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Laughter Erupts After GOP Senator Says The Quiet Part Out Loud About Teaching Race To Kids

Sen. Markwayne Mullin's rant over a book that teaches kids about race quickly backfired after he told the committee he doesn't 'want reality.'

C-SPAN screenshot of Markwayne Mullin

Oklahoma Republican Senator Markwayne Mullin found himself in an awkward situation during a committee hearing when he adamantly rejected reality during a contentious exchange on children's education.

Mullin's frustration stemmed from a children's book about racism titled Our Skin: A First Conversation About Race. In a heated moment, he dismissed the book, suggesting teaching children the lyrics to "Jesus Loves Me" would be more beneficial.

Despite attempts by panelists to respond, Mullin spoke over them, displaying a clear refusal to engage with differing perspectives. The incident unfolded during a hearing conducted by the Health, Education, Labor and Pensions Committee, chaired by Vermont Independent Senator Bernie Sanders.

You can watch what happened in the video below.

One panelist, Cheryl Morman—president of the Virginia Alliance for Family Child Care Associations—began to explain the importance of teaching about Jesus while acknowledging the "reality" of the situation. However, Mullin cut her off, prompting Sanders to intervene and request that Morman be given the opportunity to answer.

When Morman attempted to respond, Mullin bluntly declared:

"No, I don't want reality."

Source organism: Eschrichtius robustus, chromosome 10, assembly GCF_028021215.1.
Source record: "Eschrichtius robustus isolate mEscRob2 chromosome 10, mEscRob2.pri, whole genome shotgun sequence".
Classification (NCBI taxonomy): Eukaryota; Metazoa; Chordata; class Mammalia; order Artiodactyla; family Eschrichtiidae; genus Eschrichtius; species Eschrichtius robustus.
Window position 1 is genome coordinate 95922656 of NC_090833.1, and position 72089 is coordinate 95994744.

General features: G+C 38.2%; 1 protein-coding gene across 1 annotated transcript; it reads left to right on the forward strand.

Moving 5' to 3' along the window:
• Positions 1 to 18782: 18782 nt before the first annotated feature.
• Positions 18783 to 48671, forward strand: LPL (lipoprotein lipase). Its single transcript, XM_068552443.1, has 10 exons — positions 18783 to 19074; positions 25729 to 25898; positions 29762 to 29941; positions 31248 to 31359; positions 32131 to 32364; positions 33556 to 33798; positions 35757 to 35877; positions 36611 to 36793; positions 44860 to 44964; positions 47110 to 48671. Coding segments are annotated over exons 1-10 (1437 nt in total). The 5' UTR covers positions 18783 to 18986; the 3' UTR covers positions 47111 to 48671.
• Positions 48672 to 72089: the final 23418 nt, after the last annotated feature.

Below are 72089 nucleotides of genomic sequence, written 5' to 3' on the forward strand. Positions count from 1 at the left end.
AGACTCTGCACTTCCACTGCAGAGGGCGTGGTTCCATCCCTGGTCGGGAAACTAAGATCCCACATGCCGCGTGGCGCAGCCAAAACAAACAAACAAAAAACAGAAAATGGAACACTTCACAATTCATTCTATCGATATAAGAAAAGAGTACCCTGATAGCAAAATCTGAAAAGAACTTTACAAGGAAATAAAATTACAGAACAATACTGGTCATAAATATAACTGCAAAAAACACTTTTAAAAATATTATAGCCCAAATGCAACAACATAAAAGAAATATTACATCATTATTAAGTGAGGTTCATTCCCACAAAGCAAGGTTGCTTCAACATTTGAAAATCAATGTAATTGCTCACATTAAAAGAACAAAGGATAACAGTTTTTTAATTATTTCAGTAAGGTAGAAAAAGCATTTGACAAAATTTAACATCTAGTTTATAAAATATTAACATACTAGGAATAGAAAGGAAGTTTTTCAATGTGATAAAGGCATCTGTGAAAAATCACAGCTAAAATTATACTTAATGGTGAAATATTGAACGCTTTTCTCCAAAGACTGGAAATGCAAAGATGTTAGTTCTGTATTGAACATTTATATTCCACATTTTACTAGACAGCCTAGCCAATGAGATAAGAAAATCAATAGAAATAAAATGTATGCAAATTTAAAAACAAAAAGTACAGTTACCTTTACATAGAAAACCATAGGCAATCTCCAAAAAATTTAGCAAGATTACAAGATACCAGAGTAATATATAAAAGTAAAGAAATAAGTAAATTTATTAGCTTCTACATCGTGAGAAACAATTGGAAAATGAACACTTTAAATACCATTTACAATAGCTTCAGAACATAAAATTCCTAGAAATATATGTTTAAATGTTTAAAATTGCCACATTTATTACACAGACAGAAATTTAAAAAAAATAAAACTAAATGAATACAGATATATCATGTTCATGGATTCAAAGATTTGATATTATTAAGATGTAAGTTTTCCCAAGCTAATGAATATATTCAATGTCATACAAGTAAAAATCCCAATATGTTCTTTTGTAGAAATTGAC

His unexpected statement elicited laughter from those present in the room, with someone humorously remarking that it was captured on tape. Mullin, could only shrug, saying he'd simply "misspoke."

Footage of the incident quickly went viral and exposed Mullin to considerable online mockery.

Mullin's pushback against Our Skin comes as the Republican Party continues to assert that critical race theory is being taught in public schools even though there is no evidence this is the case.

Critical race theory is a graduate school level analysis of systems and institutions which quantifies areas of disparity in treatment and outcomes Republicans falsely alleged is being taught in elementary, middle and high schools to appeal to the insecurities and fears of their core voting base.

Randi Weingarten, the head of the American Federation of Teachers (AFT) has called the pushback against critical race theory a "culture campaign" by Republicans and Fox News that aims to "limit learning and stoke fears about our public schools."